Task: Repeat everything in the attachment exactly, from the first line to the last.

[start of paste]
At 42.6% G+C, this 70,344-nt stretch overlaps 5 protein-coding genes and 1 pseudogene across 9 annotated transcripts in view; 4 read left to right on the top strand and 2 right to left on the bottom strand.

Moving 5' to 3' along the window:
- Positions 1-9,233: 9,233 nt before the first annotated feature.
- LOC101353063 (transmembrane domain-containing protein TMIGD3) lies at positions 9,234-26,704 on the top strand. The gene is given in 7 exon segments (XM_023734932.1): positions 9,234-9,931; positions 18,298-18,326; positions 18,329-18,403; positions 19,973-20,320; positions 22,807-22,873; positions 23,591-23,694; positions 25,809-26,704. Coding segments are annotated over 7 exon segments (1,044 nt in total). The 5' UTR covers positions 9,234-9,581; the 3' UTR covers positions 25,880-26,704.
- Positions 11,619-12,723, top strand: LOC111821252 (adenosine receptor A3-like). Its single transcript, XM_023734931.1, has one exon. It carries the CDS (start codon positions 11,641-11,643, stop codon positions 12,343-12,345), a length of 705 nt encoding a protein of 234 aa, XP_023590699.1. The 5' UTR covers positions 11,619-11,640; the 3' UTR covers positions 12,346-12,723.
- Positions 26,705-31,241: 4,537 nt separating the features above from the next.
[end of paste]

At 42.6% G+C, this 70,344-nt stretch overlaps 5 protein-coding genes and 1 pseudogene across 9 annotated transcripts in view; 4 read left to right on the top strand and 2 right to left on the bottom strand.

Moving 5' to 3' along the window:
- Positions 1-9,233: 9,233 nt before the first annotated feature.
- LOC101353063 (transmembrane domain-containing protein TMIGD3) lies at positions 9,234-26,704 on the top strand. The gene is given in 7 exon segments (XM_023734932.1): positions 9,234-9,931; positions 18,298-18,326; positions 18,329-18,403; positions 19,973-20,320; positions 22,807-22,873; positions 23,591-23,694; positions 25,809-26,704. Coding segments are annotated over 7 exon segments (1,044 nt in total). The 5' UTR covers positions 9,234-9,581; the 3' UTR covers positions 25,880-26,704.
- Positions 11,619-12,723, top strand: LOC111821252 (adenosine receptor A3-like). Its single transcript, XM_023734931.1, has one exon. It carries the CDS (start codon positions 11,641-11,643, stop codon positions 12,343-12,345), a length of 705 nt encoding a protein of 234 aa, XP_023590699.1. The 5' UTR covers positions 11,619-11,640; the 3' UTR covers positions 12,346-12,723.
- Positions 26,705-31,241: 4,537 nt separating the features above from the next.